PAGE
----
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There are no more $1000 kickstarters for new KiwiSavers

From 2pm yesterday, people enrolling in KiwiSaver no longer receive a $1000 kickstart payment. That will save the Government $500 million over four years. To put it another way, the Government picks 500,000 Kiwis will each be poorer by $1000 over the next four years.

The surprise move opens up questions about takeup,  the impact on savings and fairness across generations.
KiwiSaver’s been incredible in terms of takeup.
As Finance Minister Bill English says, 2.5 million New Zealanders have KiwiSaver accounts and have claimed the kickstart.
So you might say the horse has already bolted here. If the kickstart isn’t good policy, then it’s
too late to worry now.
But if 2.5 million have enrolled, that means 2 million New Zealanders haven’t not just the 500,000 planned in the next four years. Of course, many will be ineligible for example, over 65s or, for other reasons, choose not to take part.
How much of a part did the kickstart play in KiwiSaver’s success? It’s hard to be sure.
KiwiSaver Mark 1 was the lead item in Michael Cullen’s 2005 Budget. At the time, the kickstart
was the planned big incentive to join. There were some modest administrative subsidies to lower management fees but that was it. As a Treasury hack at the time, I recall us guessing that 25 per cent of employees would enroll within five years. Of course, KiwiSaver Mark 1 never saw the light of day.
By the time the scheme was up and running in 2007, member and employer tax credits were a part of the package and amount to a much bigger incentive.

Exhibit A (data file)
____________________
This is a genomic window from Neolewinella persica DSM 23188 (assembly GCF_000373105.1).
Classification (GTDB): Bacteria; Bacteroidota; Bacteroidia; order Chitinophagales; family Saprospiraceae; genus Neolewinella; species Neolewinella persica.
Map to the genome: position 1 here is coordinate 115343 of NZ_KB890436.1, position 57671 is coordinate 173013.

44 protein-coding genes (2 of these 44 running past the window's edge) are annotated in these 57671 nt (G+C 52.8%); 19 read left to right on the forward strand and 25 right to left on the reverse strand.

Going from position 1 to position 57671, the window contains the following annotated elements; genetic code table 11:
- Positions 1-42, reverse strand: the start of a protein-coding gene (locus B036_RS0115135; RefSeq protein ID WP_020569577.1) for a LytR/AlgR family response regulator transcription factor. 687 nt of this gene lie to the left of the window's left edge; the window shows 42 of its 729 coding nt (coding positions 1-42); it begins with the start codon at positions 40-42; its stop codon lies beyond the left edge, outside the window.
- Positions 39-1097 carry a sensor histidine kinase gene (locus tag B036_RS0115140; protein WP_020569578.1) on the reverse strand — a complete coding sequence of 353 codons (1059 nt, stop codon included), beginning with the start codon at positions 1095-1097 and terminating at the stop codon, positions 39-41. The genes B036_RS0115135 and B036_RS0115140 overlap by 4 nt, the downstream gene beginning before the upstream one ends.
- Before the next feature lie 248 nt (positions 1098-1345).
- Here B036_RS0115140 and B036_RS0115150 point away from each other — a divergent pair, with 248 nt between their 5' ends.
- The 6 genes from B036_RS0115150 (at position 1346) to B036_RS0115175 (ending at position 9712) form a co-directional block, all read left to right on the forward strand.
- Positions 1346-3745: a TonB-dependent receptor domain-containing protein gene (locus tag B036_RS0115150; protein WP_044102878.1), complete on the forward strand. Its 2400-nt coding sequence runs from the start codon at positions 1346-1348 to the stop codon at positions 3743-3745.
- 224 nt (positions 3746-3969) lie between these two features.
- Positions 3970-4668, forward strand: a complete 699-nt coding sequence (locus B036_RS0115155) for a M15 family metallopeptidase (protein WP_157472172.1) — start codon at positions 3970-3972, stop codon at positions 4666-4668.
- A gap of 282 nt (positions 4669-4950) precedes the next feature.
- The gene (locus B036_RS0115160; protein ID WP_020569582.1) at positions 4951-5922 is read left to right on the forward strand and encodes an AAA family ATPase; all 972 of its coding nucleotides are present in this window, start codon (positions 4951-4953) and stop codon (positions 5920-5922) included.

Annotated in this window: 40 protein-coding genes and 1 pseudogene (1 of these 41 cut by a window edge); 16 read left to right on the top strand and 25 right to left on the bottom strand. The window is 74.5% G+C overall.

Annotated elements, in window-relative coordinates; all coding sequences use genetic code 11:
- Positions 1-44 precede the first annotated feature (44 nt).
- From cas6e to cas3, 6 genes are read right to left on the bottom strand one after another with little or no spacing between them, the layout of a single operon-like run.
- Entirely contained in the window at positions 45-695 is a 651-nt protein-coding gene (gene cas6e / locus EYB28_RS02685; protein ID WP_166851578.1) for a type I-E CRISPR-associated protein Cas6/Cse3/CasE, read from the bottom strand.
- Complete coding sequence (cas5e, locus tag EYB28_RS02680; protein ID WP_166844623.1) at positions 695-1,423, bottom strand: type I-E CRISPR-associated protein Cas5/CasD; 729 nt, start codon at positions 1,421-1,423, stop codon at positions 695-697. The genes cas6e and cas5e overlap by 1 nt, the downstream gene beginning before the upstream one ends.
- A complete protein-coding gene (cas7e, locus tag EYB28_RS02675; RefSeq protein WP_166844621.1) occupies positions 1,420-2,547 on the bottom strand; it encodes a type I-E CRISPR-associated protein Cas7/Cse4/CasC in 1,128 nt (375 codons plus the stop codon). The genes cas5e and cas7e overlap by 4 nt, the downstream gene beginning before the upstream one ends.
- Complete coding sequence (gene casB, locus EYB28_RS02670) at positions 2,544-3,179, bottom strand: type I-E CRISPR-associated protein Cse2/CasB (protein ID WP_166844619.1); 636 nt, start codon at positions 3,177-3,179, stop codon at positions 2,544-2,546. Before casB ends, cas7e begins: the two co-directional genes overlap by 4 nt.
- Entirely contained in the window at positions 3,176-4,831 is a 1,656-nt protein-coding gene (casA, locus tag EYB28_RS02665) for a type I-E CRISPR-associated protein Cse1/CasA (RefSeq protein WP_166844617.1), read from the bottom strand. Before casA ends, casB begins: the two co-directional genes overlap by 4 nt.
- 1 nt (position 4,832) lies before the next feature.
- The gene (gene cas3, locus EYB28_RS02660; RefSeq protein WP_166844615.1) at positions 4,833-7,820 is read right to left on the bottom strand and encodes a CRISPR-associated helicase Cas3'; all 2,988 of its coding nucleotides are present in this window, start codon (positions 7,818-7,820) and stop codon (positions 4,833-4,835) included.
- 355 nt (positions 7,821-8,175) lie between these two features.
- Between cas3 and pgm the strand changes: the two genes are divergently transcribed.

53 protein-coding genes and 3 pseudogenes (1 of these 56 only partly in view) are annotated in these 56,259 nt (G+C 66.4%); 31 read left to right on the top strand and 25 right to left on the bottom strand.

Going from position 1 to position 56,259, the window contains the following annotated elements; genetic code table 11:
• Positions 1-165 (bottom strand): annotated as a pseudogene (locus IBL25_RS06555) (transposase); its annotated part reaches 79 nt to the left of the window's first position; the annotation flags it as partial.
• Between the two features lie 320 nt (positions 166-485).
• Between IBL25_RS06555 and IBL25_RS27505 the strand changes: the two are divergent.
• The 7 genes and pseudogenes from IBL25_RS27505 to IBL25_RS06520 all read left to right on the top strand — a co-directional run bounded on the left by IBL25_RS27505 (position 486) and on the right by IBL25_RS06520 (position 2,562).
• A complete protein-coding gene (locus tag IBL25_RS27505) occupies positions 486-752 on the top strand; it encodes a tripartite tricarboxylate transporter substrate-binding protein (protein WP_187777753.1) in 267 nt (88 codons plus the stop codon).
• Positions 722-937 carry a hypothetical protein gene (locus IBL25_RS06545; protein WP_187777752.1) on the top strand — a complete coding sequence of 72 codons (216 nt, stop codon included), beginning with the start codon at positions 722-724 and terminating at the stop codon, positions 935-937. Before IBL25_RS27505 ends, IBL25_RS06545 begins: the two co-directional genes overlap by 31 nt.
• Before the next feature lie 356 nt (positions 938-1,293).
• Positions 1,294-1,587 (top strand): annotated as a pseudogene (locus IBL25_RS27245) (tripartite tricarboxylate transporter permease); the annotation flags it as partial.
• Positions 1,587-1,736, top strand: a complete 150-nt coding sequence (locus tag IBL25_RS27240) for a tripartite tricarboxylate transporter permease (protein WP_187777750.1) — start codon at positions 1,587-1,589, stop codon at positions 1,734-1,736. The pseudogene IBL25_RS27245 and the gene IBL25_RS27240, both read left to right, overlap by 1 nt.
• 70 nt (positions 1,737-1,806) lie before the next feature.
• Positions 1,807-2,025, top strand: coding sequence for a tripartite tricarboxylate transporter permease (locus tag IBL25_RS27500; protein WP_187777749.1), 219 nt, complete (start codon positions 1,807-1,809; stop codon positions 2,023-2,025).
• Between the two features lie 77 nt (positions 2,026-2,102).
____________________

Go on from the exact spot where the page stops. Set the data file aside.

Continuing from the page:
The kickstart mattered. Especially to the young. My own daughter became a KiwiSaver early in life for that very reason.
So, the kickstart was important. Taking it away now raises the prospect that tomorrow’s savers, including the 300,000 in need children benefiting from yesterday’s child hardship package, will be discouraged from saving. This part of the Budget isn’t one for the young. At a time of Generation Rent, spiralling house prices, irrecoverable student loans and the like, is the shift fair or justified?
At yesterday’s Budget lockup, English was asked when he decided to boot the kickstart into touch.
Was it when he found the 2015/16 surplus in danger of vanishing into the same place as this year’s?
We’ll have to wait for the traditional mass release of Budget papers to answer that one. But one aspect of his response intrigued me. The Government has long talked of auto-enrolment
of everyone not currently in KiwiSaver as an option once its books are back in surplus.
Removing the kickstart makes that a whole lot more affordable, he remarked.
Finally, confidence in any longterm savings scheme depends on a belief that the rules will be around for the long term. Every time the Government changes the rules and this isn’t the first time that
belief becomes a little harder to maintain.
• David Snell is an executive director at EY and a former manager at the New Zealand Treasury